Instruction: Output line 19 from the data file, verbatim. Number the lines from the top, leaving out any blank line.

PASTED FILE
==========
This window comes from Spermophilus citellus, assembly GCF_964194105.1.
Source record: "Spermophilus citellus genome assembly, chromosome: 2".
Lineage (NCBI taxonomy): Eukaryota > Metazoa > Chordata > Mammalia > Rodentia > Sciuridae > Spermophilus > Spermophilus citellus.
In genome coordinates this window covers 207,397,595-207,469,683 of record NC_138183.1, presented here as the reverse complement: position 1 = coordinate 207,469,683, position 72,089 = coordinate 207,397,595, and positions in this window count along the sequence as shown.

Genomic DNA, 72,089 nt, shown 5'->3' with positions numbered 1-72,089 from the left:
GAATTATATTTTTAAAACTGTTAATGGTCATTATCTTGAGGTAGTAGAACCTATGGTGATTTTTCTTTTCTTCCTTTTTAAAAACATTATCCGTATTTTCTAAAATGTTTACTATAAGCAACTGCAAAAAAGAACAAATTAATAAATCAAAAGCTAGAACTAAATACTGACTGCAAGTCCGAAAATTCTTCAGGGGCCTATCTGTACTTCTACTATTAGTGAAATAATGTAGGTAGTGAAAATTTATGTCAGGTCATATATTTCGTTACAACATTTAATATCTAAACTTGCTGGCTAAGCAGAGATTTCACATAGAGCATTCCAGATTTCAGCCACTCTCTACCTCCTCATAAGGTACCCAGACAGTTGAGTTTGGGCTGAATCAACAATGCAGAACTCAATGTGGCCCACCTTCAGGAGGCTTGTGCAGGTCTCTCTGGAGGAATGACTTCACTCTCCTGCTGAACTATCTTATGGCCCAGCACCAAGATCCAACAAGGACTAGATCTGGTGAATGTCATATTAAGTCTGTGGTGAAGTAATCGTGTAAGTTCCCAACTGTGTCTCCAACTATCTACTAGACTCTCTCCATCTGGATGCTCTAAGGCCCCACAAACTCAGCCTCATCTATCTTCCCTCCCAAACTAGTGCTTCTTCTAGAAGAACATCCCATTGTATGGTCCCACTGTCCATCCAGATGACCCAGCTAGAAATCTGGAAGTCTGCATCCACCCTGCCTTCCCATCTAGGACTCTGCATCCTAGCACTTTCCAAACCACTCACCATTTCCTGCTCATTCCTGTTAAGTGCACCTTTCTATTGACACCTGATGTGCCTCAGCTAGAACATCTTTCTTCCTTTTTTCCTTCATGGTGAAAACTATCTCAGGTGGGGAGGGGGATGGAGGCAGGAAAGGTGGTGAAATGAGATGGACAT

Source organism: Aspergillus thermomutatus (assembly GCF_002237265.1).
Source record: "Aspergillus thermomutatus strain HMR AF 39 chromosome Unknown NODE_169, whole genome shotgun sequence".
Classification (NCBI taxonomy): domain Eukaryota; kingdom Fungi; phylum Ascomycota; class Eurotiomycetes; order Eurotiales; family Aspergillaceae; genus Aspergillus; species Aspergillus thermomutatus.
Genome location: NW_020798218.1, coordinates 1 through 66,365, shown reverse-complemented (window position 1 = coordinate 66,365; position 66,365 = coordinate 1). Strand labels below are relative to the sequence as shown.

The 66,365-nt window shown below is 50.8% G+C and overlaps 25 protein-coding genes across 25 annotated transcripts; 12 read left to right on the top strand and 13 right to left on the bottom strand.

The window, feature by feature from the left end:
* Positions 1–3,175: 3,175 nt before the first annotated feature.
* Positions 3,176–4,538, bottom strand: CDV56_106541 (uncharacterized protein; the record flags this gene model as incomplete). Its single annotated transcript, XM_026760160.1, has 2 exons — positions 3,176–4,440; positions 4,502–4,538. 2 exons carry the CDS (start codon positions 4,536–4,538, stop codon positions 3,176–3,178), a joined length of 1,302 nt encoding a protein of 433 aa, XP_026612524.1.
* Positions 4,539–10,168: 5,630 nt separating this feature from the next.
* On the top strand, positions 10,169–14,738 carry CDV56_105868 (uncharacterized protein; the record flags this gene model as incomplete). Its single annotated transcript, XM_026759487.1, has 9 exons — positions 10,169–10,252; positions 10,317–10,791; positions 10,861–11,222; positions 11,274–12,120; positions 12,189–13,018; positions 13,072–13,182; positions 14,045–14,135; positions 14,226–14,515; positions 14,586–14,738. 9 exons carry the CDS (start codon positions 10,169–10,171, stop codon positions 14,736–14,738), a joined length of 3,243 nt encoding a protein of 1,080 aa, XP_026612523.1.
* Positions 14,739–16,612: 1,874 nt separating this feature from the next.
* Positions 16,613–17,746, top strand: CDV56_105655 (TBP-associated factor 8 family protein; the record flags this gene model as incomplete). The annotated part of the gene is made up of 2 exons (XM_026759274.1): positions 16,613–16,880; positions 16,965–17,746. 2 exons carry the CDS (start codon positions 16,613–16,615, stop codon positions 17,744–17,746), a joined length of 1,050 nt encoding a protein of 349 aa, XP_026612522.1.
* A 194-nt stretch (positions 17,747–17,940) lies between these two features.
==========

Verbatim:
* A 194-nt stretch (positions 17,747–17,940) lies between these two features.